The Weekly Newspaper serving the citizens of Morenci, Mich., Fayette, Ohio, and surrounding areas.

  • Front.cheers
    MACEE BEERS joins other Fayette Elementary School students for the annual Mini-Cheer performance during the half-time break at the basketball game.
  • Family.3.wide
    CHILDREN at Stair District Library’s Family Story Time toss scarves into the air during an activity. The evening program provided a mix of stories, songs, dancing, crafts and snacks Monday evening. The program is offered at 5:30 p.m. every Monday for five more weeks. The program is designed for three to five year olds and their family.
  • Front.newpaper.2
    THE INTERVIEW—Evelyn Joughin (right) records the interaction with an iPad while Jack Varga, next to her, asks questions of Morenci Elementary School principal Gail Frey. Morenci senior Sam Cool (standing) listens. Cool serves as the editor for the newspaper written by members of Mrs. Barrett’s second grade class.
  • Front.code.2
    WRITING CODE—Brock Christle (left), a Morenci fifth grade student, takes a look at the progress being made by fourth grader Anthony Lewis. Libby Rorick, a sixth grade student, is next in a line of girls trying out the coding tutorials. This year marked Morenci’s second year of participation in the Hour of Code project.
  • Front.gym.new
    REMIE RYAN (left) tries to dodge the foam wand held by Hayden Bays during physical education class at Morenci Elementary School. In the background, Lauryn Dominique and Brooklyn Williams stay clear of the tag. Second grade students were working on cardiovascular health on the first day back from vacation. For the record, Safety Tag is a very difficult sport to photograph.
  • Front.lift
    MORENCI student Dalton McCowan puts everything into a dead lift attempt Saturday morning during the Wyseguy Push/Pull event. Lifters helped raise more than $1,600 for the family of the late Devin Wyse, a former Morenci power-lifter who graduated last year. Commemorative T-shirts are still available by contacting teacher Dan Hoffman.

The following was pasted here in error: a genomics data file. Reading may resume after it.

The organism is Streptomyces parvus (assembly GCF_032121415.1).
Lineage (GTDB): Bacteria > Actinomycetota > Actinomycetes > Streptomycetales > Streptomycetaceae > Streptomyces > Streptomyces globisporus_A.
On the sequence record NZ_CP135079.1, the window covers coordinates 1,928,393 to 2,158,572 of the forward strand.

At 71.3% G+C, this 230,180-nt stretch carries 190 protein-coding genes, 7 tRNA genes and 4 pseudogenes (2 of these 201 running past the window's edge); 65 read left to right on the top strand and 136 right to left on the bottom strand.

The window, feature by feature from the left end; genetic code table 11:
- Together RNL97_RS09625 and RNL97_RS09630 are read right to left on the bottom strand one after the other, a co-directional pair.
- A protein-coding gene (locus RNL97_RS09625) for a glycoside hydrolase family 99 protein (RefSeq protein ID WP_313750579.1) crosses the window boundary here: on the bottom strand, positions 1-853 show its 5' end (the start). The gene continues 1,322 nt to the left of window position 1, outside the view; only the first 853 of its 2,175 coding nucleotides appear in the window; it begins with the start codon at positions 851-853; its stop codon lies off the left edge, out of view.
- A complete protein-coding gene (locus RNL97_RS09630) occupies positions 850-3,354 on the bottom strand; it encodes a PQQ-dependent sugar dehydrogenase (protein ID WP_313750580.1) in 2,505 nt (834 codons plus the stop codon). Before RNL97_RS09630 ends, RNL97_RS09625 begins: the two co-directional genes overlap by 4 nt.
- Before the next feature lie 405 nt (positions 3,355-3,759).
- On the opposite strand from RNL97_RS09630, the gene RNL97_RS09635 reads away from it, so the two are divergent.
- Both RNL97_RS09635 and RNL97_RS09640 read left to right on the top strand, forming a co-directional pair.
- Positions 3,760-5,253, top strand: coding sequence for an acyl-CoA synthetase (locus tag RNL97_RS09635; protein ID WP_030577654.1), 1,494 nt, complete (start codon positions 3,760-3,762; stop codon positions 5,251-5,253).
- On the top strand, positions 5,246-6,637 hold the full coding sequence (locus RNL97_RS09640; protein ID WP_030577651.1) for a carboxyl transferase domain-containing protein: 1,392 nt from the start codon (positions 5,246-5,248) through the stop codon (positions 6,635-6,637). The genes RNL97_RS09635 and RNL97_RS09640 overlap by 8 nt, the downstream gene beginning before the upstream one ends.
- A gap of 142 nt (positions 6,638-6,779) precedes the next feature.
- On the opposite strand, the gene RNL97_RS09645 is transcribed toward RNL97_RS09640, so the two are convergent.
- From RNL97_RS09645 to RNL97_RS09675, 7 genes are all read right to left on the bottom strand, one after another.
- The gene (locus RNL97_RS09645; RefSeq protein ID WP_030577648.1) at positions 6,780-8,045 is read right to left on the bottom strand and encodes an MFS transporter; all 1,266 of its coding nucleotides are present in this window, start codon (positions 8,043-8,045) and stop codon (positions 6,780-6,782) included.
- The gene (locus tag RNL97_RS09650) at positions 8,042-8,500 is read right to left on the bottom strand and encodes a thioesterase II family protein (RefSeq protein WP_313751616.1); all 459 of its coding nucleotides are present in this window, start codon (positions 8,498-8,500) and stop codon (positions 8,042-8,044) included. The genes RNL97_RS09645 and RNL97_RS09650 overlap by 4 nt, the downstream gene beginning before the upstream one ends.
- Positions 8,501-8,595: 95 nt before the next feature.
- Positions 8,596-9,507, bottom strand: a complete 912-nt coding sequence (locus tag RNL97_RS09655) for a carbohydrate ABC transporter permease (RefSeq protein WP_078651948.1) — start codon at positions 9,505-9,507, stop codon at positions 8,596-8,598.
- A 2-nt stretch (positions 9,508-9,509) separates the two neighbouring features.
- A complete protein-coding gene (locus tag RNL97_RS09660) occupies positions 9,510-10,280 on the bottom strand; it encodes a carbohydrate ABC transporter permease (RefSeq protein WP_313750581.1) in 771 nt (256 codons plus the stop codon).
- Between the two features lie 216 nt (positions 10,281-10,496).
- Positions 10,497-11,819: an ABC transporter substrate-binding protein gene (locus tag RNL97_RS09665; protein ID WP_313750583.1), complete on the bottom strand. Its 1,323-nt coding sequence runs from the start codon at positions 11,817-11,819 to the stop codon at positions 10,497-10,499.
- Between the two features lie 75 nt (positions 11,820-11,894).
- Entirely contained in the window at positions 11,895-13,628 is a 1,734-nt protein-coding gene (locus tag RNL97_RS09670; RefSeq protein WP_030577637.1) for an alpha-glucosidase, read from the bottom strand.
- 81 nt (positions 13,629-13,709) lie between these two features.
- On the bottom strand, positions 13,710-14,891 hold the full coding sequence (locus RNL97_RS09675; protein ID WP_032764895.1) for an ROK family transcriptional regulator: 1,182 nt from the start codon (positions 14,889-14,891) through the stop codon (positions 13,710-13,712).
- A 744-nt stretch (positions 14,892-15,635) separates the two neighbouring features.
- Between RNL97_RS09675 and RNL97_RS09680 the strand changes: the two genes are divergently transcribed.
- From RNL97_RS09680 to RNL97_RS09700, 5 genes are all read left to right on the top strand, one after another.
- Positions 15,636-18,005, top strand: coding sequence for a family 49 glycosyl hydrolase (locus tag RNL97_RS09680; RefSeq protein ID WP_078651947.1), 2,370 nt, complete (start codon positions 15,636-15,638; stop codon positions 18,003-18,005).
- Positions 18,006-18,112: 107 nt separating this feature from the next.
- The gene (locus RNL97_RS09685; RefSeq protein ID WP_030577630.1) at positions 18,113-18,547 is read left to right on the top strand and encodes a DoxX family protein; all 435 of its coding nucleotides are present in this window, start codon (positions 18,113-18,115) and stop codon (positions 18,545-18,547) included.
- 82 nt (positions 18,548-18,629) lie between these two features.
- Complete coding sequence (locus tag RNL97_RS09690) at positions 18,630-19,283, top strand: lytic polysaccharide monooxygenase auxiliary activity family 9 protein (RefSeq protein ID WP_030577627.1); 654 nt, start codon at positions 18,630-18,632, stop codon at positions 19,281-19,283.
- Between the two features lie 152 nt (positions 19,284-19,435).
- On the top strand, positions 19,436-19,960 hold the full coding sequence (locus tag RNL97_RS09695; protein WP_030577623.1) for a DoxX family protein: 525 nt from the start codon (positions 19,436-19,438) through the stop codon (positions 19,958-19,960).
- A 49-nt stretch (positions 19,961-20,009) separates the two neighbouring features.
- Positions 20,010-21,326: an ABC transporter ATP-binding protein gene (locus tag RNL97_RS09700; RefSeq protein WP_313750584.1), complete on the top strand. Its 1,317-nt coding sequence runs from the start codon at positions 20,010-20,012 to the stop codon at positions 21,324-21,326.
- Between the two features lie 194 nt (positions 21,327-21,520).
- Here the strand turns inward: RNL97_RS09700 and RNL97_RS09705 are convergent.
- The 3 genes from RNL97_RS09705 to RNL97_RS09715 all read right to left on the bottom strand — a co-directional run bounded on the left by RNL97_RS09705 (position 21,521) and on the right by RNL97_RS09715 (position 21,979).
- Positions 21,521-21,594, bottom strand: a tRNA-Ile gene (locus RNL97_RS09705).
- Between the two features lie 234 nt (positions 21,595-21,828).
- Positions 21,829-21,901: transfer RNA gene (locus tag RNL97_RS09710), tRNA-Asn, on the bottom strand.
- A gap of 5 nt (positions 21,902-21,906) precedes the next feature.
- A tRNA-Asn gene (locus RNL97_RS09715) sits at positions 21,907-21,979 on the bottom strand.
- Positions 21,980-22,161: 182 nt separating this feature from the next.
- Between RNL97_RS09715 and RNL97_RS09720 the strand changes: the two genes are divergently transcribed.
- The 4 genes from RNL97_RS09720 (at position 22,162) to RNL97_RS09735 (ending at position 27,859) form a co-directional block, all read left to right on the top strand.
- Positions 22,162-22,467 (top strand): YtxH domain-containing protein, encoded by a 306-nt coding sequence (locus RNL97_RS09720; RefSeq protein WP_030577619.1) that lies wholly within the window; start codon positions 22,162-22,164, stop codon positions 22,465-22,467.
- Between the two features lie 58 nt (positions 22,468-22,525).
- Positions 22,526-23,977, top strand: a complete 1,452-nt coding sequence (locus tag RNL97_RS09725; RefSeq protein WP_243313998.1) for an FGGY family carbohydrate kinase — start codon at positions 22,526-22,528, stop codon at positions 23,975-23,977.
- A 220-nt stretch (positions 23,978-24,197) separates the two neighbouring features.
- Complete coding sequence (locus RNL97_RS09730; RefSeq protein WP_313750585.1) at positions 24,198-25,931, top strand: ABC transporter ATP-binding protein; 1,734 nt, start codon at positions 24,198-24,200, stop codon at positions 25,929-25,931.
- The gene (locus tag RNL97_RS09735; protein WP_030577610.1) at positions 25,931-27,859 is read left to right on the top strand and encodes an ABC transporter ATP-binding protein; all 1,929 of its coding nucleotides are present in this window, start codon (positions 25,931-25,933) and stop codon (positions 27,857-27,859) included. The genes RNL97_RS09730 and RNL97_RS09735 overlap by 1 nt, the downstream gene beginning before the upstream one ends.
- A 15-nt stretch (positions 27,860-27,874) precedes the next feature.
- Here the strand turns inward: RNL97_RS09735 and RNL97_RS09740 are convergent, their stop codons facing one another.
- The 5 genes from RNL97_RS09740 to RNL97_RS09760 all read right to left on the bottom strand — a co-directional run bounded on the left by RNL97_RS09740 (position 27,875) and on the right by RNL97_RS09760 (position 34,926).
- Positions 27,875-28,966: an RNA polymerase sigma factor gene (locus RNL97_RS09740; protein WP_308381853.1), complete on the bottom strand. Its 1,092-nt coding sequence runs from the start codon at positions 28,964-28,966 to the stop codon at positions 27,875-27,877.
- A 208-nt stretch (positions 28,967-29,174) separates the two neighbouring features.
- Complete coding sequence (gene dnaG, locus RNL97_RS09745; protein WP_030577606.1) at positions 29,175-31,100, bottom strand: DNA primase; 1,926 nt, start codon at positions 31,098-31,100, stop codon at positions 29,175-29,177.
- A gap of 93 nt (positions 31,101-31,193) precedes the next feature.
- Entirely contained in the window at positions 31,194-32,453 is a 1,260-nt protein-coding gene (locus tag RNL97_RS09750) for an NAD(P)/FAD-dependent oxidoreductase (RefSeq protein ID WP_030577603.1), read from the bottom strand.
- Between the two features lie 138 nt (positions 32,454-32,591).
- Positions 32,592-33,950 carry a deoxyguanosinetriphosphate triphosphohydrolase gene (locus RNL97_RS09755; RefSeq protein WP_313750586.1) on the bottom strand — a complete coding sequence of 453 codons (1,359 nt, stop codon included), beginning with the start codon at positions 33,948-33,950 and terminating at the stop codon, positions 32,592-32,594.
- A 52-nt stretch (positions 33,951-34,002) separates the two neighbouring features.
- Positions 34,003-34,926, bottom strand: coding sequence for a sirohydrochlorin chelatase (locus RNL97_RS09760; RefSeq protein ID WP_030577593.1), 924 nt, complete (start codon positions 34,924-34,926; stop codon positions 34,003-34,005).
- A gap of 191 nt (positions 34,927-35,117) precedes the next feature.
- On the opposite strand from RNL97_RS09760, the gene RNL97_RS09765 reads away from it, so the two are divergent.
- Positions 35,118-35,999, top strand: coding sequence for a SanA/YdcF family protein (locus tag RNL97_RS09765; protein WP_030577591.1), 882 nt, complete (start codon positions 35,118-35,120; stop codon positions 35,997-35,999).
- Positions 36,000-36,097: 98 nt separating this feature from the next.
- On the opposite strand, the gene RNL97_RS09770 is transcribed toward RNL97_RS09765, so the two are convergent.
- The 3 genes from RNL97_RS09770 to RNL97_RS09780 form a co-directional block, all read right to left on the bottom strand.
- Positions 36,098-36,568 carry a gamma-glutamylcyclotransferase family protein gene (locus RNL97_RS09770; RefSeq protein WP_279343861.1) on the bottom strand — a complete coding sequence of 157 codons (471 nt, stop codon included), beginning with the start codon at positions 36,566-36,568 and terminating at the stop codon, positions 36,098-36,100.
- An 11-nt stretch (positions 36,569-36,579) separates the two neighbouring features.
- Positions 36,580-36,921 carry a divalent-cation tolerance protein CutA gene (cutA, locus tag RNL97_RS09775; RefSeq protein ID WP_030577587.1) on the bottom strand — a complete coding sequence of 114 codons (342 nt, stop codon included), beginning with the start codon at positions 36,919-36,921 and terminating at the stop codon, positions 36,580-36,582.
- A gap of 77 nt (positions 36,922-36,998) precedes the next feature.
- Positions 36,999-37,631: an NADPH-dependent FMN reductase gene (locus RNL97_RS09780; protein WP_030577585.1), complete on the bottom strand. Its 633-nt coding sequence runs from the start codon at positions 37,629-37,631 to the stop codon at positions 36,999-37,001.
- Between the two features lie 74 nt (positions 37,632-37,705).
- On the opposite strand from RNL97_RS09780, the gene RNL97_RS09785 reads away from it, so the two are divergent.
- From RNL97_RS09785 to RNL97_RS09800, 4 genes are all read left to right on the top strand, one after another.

• Front.library.books
    MACK DICKSON takes a book off the “blind date” cart at the Fayette library. Patrons can choose a book without knowing what’s inside other than a general category. The books are among those designated for removal so patrons can consider them gifts. In Morenci, new books and staff favorites were chosen from the stacks and must be returned. Patrons get a piece of chocolate, too, to take on their date, but no clue about their “date.” One reader said she really enjoyed her book for a few pages, but then lost interest—so typical for a blind date.

Huckleberry hunters

Written by David Green.

By DAVID GREEN

Huckleberry Finn.

Huckleberry Hound.

Huckleberry Friends.

And then there’s the regular old huckleberry—the fruit.

Former Morenci resident Herb Camburn  of Long Beach, Calif., brought up the subject recently in a round-about way.huckleberry_hunters

When he read the obituary of Phyllis Ries last month, he thought back to the fun his family and hers once had.

“Phyllis’s mother, Florence, was my mother’s very best friend,” Herb said.

Herb and Phyllis went to school together in the old Green School #7 on Yankee Highway.

When the time was right, the families would pack a picnic lunch and head for Shipshewana to pick huckleberries.  Back then, a drive to Shipshewana was considered a long trip.

“We went picking them on about one acre ‘pick your own’ huckleberry/blueberry patches that many of the Amish farms had developed in and around Shipshewana.

”The berry patches were usually at the back of the farm on the edge of their woods. It was an all-day venture complete with a mega-picnic lunch.”

Now back up a bit, Herb. What do you mean by huckleberry/blueberry?

Sure, I’ve heard of huckleberries, but I don’t recall ever seeing one.

Herb had a little difficulty with that statement. He was surprised I didn’t know huckleberries.

He says huckleberry is generally used to describe a type of wild blueberry. They’re known as bilberries in Europe.

Since Herb mentioned Art and Margaret Brewer in his letter, I went to the bookcase and fetched Cecil Billington’s “Shrubs of Michigan”—a treasured book that Art gave me after he moved to Colorado.

Huckleberry (Gaylussacia baccata): Much branched shrub, twigs more or pubescent, fruit a black drupe, edible; seeds about 10. Flowers in May and June, fruit ripe in July.

This must be the wild version—found in rocky woodlands, swamps and bogs. The tame version, as Herb knew it, grew in Amish gardens.

Herb included a clip of the lyrics to Mancini and Mercer’s Moon River that was included in the movie “Breakfast at Tiffany’s”:

“Two drifters off to see the world.

There’s such a lot of world to see.

We’re after the same rainbow’s end

waiting ’round the bend, my huckleberry friend,

Moon River and me.”

“Great memories, great friends,” writes Herb. “Thanks for bringing back the memories.”

No, Herb, the pleasure is ours. Send us some more.

    – June 20, 2007 

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